As Swami lay down he couldn’t sleep for a long time. He led a sedentary life, and this was too much excitement for him. He thought about all the great martyrs who had died for this cause from Bhagat Singh in the north to Vanchinathan in the south, and he reminisced about his attempt to aid the struggle despite wearing a British uniform. For many, their minds had been kidnapped and brainwashed, leaving them with diminished self-esteem and questionable loyalty. Added to that was so much pain. The searing pain of communal riots and hatred, the partition of the land and the creation of Pakistan.. The nation had suffered, and it would take tremendous effort to begin the healing process. The scars of colonial slavery would take a long time to mend. But people had faith that the leaders were good and were ready to follow the guidance of stalwarts and erudite intellectuals like Nehru, Gandhi and Patel who would lead them from darkness to light. India would awaken to freedom and enterprise, to belief and tolerance, to hope and dignity.

The Art of decision Making


Decision-1All day, every day, we make decisions which vary in intensity and importance. Some are really small and inconsequential involving routine matters like what to wear and what to eat, and these are really first world decisions. We seamlessly make these based on our past conditioning, guided very powerfully by the strength of our desires. So we do what gives us pleasure and stay away from that which causes pain. Which is why it becomes extremely difficult to decide on something which doesn’t give us any pleasure and may even cause us some pain. Those are the tough resolutions we loathe but have to take while mired in stress. Breaking a ten-year long relationship, giving up a job with no alternative source of income, eliminating sweets from your diet because you have diabetes and the list goes on. Decisions are nothing other than life choices. Taking tough decisions is character building. It’s easy to decide when the repercussions are less earth shattering but we certainly need to pause and deliberate while making the tough choices and that inevitably leads to stress, especially in those that have a difficult time making hard decisions.Desicion-2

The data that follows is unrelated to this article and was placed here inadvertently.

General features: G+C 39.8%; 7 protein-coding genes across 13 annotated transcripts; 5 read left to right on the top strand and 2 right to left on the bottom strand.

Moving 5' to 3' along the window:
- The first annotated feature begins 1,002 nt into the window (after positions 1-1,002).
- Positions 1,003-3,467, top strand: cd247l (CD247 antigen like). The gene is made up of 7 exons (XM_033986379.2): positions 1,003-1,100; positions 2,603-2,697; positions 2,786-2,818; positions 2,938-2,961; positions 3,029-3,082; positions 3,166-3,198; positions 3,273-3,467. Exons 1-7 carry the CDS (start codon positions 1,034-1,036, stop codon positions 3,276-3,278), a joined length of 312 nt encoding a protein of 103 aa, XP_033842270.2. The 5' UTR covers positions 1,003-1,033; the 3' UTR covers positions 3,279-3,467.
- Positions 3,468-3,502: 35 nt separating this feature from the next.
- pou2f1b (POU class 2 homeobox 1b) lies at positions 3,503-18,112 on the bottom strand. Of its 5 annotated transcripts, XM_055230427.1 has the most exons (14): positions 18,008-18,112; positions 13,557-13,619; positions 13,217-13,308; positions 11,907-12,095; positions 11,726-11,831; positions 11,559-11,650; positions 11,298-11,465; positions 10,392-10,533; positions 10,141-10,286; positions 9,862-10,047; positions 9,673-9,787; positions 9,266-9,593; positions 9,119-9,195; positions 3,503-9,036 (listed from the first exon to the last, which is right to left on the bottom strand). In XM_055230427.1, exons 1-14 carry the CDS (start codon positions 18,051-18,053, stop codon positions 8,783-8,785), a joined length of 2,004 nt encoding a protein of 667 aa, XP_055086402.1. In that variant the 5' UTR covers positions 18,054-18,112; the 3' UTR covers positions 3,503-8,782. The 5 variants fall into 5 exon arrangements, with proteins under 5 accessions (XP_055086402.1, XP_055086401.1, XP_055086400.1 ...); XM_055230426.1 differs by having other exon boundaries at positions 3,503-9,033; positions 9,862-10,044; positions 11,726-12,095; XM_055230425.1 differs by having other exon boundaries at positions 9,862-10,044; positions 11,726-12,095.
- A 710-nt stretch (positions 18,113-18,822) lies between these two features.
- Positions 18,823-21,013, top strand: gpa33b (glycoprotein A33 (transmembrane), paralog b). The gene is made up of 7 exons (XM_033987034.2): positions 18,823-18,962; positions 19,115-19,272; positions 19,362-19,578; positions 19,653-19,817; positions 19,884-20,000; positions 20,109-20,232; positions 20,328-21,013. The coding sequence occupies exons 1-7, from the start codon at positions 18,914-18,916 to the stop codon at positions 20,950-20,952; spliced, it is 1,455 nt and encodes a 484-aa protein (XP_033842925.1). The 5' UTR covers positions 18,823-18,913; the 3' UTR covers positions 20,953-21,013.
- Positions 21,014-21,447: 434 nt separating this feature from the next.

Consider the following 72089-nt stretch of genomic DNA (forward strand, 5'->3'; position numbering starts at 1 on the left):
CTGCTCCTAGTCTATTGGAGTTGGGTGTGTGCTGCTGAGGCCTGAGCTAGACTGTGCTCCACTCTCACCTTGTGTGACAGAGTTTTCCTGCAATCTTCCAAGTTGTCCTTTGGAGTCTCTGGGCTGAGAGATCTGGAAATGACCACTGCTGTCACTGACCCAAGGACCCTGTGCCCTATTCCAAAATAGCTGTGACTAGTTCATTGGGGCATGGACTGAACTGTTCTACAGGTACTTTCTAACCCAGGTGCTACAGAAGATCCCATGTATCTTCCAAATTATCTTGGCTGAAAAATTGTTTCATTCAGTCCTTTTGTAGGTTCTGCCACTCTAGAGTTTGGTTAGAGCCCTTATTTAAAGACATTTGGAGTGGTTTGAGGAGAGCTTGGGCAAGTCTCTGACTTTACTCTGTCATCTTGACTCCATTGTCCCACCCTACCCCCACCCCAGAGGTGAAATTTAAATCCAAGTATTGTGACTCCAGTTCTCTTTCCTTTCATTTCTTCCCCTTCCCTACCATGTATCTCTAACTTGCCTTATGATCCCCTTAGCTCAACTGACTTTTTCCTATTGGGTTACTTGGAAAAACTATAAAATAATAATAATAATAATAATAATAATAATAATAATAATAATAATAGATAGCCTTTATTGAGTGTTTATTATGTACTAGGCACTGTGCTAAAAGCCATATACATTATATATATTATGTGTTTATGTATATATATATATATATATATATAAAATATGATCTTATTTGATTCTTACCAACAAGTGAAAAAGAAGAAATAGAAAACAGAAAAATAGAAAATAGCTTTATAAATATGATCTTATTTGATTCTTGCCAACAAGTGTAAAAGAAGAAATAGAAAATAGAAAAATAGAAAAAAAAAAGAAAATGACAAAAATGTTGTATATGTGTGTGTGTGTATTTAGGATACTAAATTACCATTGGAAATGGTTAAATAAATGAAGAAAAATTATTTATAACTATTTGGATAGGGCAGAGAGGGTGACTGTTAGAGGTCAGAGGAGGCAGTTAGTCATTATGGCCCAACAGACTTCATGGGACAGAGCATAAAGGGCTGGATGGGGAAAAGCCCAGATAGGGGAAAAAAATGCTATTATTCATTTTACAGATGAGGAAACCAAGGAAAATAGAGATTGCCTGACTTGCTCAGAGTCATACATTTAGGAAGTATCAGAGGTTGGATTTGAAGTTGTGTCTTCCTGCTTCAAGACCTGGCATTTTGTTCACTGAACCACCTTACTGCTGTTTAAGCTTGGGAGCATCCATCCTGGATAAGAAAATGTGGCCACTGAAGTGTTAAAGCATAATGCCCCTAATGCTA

Categories of decision makers

  1. The Type A “My decision”

This type of person likes to be in charge and is the ‘decider’ in the group. We all have one of those in the family or in the office. They are the ones who have very good reasons for deciding everything from the next family vacation, to the airline they pick for business travel. They always take charge and know how to get things done. This person will never eat Chinese when the mood is for Indian cuisine especially if the suggestion comes from someone else. They need to have complete ownership of every decision. Highly strung and emotional, these individuals function at a very high level of anxiety and pass on their sense of urgency to others while continually reminding them who the decider was.

  1. The non-rufflers

This person loves someone else to take decisions and just follows suit without exerting any aspect of his personality. It doesn’t matter to him either way. He could eat Indian or Chinese or Azerbaijani food and it’s the same. It makes life easy when someone else is making the right decision leaving him with plenty of time to spare for other relaxing activities. Most often non-rufflers are easy going and relaxed, apparently unfazed by life situations. They live within their comfort zone and don’t take on any additional responsibility.

  1. The Flip floppers.

People in this category really suffer because they cannot take any decision and stick to it. They are convinced that their first choice was good but at the first hint of opposition fall deeply into the canyon of self-doubt and immediate back out of the decision, taking an opposing view. But that doesn’t last long either. Yo-Yoing constantly between doubt, regret and the other choice, they drive themselves and others around them crazy. They live in their heads all the time doubting their circumstances, their situation, people and events, and for sure suffer from continual elevated stress and lack of self-esteem.